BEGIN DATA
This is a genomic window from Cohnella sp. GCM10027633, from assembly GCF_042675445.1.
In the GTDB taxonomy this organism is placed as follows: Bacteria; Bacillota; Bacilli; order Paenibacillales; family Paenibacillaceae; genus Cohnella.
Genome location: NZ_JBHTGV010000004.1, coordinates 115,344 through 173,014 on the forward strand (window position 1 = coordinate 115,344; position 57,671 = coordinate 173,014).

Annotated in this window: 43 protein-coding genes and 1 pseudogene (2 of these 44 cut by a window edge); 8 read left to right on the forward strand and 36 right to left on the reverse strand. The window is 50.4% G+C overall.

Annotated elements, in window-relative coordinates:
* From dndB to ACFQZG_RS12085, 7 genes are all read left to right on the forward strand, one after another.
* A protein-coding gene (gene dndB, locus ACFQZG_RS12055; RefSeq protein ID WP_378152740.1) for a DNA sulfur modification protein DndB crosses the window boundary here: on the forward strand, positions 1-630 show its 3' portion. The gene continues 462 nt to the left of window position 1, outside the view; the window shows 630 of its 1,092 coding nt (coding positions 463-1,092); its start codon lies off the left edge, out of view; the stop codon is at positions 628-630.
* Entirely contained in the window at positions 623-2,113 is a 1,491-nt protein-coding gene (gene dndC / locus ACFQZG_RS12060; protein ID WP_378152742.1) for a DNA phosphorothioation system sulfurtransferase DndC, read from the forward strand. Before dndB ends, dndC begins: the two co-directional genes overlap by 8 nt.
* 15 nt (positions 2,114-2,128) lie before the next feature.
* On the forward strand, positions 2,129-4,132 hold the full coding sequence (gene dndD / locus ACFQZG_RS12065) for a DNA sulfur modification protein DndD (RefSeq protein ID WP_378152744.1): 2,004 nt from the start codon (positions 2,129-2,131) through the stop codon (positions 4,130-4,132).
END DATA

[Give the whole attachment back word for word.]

This is a genomic window from Cohnella sp. GCM10027633, from assembly GCF_042675445.1.
In the GTDB taxonomy this organism is placed as follows: Bacteria; Bacillota; Bacilli; order Paenibacillales; family Paenibacillaceae; genus Cohnella.
Genome location: NZ_JBHTGV010000004.1, coordinates 115,344 through 173,014 on the forward strand (window position 1 = coordinate 115,344; position 57,671 = coordinate 173,014).

Annotated in this window: 43 protein-coding genes and 1 pseudogene (2 of these 44 cut by a window edge); 8 read left to right on the forward strand and 36 right to left on the reverse strand. The window is 50.4% G+C overall.

Annotated elements, in window-relative coordinates:
* From dndB to ACFQZG_RS12085, 7 genes are all read left to right on the forward strand, one after another.
* A protein-coding gene (gene dndB, locus ACFQZG_RS12055; RefSeq protein ID WP_378152740.1) for a DNA sulfur modification protein DndB crosses the window boundary here: on the forward strand, positions 1-630 show its 3' portion. The gene continues 462 nt to the left of window position 1, outside the view; the window shows 630 of its 1,092 coding nt (coding positions 463-1,092); its start codon lies off the left edge, out of view; the stop codon is at positions 628-630.
* Entirely contained in the window at positions 623-2,113 is a 1,491-nt protein-coding gene (gene dndC / locus ACFQZG_RS12060; protein ID WP_378152742.1) for a DNA phosphorothioation system sulfurtransferase DndC, read from the forward strand. Before dndB ends, dndC begins: the two co-directional genes overlap by 8 nt.
* 15 nt (positions 2,114-2,128) lie before the next feature.
* On the forward strand, positions 2,129-4,132 hold the full coding sequence (gene dndD / locus ACFQZG_RS12065) for a DNA sulfur modification protein DndD (RefSeq protein ID WP_378152744.1): 2,004 nt from the start codon (positions 2,129-2,131) through the stop codon (positions 4,130-4,132).